Int J Med Sci 2021; 18(13):2752-2766. doi:10.7150/ijms.60685 This issue
1. Marfan Research Group, College of Medical Technology, Chengdu University of Traditional Chinese Medicine, Chengdu, 610072, Sichuan, China.
2. Sichuan Provincial Key Laboratory for Genetic Disease, Sichuan Provincial People's Hospital, School of Medicine, University of Electronic Science and Technology of China, Chengdu, 611731, Sichuan, China.
3. Department of Rheumatology and Immunology, Sichuan Provincial People's Hospital, University of Electronic Science and Technology of China, Chengdu, 611731, Sichuan, China.
4. Department of Immunology, North Sichuan Medical College, Nanchong, 637100, Sichuan, China.
Marfan syndrome (MFS) is a complex connective tissue disease that is primarily characterized by cardiovascular, ocular and skeletal systems disorders. Despite its rarity, MFS severely impacts the quality of life of the patients. It has been shown that molecular genetic factors serve critical roles in the pathogenesis of MFS. FBN1 is associated with MFS and the other genes such as FBN2, transforming growth factor beta (TGF-β) receptors (TGFBR1 and TGFBR2), latent TGF-β-binding protein 2 (LTBP2) and SKI, amongst others also have their associated syndromes, however high overlap may exist between these syndromes and MFS. Abnormalities in the TGF-β signaling pathway also contribute to the development of aneurysms in patients with MFS, although the detailed molecular mechanism remains unclear. Mutant FBN1 protein may cause unstableness in elastic structures, thereby perturbing the TGF-β signaling pathway, which regulates several processes in cells. Additionally, DNA methylation of FBN1 and histone acetylation in an MFS mouse model demonstrated that epigenetic factors play a regulatory role in MFS. The purpose of the present review is to provide an up-to-date understanding of MFS-related genes and relevant assessment technologies, with the aim of laying a foundation for the early diagnosis, consultation and treatment of MFS.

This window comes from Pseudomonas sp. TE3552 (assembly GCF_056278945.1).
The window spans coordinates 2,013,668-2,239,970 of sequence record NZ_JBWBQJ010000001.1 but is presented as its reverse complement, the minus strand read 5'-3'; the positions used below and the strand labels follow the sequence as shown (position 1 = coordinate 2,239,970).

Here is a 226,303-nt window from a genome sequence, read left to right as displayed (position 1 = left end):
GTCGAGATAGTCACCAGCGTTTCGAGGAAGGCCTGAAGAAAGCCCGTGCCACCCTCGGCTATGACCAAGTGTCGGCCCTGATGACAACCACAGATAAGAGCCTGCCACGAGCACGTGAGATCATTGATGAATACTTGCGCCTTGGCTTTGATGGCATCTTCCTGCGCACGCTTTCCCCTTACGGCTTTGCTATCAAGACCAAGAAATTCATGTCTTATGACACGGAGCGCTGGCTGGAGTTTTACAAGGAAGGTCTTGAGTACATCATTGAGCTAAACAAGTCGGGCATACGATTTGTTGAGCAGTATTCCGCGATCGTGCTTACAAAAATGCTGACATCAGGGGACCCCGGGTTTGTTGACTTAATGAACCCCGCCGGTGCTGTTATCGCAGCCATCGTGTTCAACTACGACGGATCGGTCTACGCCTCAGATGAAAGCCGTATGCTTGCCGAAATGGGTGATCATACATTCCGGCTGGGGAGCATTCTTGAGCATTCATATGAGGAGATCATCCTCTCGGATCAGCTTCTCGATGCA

Keywords: Marfan syndrome, diagnose, genetics, technology